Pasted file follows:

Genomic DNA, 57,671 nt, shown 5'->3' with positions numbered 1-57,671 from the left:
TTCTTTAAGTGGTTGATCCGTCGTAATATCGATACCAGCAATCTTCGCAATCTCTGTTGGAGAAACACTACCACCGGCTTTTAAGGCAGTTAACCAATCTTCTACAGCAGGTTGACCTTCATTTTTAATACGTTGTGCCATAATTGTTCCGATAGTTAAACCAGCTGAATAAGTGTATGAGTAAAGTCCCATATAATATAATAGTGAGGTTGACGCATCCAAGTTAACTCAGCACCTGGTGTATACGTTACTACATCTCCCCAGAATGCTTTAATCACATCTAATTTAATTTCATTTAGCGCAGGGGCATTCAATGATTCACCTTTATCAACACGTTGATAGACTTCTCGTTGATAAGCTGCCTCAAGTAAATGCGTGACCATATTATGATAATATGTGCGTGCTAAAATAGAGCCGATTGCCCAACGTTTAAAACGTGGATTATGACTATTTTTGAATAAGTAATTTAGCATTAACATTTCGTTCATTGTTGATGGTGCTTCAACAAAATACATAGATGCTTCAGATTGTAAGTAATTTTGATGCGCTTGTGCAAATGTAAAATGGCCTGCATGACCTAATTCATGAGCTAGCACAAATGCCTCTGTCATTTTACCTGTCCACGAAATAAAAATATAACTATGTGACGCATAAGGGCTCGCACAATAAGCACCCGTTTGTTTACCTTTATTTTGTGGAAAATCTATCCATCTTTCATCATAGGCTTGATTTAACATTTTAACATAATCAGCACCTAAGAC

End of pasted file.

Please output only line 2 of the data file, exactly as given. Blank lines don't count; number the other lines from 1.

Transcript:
TTCTTTAAGTGGTTGATCCGTCGTAATATCGATACCAGCAATCTTCGCAATCTCTGTTGGAGAAACACTACCACCGGCTTTTAAGGCAGTTAACCAATCTTCTACAGCAGGTTGACCTTCATTTTTAATACGTTGTGCCATAATTGTTCCGATAGTTAAACCAGCTGAATAAGTGTATGAGTAAAGTCCCATATAATATAATAGTGAGGTTGACGCATCCAAGTTAACTCAGCACCTGGTGTATACGTTACTACATCTCCCCAGAATGCTTTAATCACATCTAATTTAATTTCATTTAGCGCAGGGGCATTCAATGATTCACCTTTATCAACACGTTGATAGACTTCTCGTTGATAAGCTGCCTCAAGTAAATGCGTGACCATATTATGATAATATGTGCGTGCTAAAATAGAGCCGATTGCCCAACGTTTAAAACGTGGATTATGACTATTTTTGAATAAGTAATTTAGCATTAACATTTCGTTCATTGTTGATGGTGCTTCAACAAAATACATAGATGCTTCAGATTGTAAGTAATTTTGATGCGCTTGTGCAAATGTAAAATGGCCTGCATGACCTAATTCATGAGCTAGCACAAATGCCTCTGTCATTTTACCTGTCCACGAAATAAAAATATAACTATGTGACGCATAAGGGCTCGCACAATAAGCACCCGTTTGTTTACCTTTATTTTGTGGAAAATCTATCCATCTTTCATCATAGGCTTGATTTAACATTTTAACATAATCAGCACCTAAGAC